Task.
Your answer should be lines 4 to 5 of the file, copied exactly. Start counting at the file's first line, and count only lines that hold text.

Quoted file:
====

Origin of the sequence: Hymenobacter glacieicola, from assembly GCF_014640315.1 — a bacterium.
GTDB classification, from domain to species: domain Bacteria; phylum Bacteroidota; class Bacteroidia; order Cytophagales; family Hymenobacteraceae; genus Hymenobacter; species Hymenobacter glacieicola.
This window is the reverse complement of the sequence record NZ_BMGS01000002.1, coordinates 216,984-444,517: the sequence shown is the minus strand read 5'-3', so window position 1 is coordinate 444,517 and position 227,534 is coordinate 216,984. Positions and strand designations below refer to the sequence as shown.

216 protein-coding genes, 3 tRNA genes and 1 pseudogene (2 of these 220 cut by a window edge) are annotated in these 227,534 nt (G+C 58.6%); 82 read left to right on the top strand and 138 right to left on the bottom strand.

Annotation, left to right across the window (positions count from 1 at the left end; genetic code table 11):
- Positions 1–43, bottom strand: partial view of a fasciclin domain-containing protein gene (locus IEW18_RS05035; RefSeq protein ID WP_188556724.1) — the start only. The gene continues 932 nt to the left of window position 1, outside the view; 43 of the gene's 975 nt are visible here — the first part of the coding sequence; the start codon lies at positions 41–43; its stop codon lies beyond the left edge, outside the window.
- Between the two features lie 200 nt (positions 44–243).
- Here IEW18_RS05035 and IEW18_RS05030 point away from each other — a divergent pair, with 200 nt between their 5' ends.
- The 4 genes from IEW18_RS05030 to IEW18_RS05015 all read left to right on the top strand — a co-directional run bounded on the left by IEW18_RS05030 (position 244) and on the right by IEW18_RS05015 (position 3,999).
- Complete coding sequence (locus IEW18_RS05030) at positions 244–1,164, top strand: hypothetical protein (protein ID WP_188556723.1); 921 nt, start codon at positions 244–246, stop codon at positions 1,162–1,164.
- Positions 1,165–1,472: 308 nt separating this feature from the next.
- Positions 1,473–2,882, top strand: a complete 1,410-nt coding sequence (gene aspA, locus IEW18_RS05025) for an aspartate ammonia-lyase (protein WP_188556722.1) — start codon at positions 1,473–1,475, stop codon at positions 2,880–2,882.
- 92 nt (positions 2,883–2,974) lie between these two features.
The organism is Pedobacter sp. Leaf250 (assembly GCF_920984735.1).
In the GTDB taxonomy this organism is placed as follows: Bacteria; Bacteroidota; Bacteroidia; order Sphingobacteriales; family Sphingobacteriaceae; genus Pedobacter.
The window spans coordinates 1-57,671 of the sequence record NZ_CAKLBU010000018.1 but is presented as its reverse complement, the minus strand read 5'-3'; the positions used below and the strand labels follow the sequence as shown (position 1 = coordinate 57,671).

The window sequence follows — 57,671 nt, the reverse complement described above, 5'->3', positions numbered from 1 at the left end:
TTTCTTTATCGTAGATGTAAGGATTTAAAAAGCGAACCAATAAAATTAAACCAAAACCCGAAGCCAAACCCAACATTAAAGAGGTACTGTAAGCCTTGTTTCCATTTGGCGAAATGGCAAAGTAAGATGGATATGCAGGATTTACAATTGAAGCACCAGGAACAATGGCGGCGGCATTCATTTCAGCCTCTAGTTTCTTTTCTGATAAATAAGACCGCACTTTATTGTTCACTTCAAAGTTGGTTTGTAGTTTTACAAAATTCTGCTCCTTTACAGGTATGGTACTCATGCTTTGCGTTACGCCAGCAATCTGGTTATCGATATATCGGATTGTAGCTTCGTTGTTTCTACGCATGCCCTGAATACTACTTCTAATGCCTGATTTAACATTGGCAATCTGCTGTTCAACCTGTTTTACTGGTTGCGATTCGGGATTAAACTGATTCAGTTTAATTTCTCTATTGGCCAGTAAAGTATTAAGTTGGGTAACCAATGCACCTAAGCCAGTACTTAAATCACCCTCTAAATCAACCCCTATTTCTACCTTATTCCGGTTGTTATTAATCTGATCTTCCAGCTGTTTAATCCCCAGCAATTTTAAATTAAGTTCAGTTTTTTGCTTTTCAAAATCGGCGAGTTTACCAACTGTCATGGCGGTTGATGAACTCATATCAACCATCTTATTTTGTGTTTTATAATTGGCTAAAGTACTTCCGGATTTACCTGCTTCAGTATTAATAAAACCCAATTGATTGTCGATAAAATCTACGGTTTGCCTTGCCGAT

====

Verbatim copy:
216 protein-coding genes, 3 tRNA genes and 1 pseudogene (2 of these 220 cut by a window edge) are annotated in these 227,534 nt (G+C 58.6%); 82 read left to right on the top strand and 138 right to left on the bottom strand.

Annotation, left to right across the window (positions count from 1 at the left end; genetic code table 11):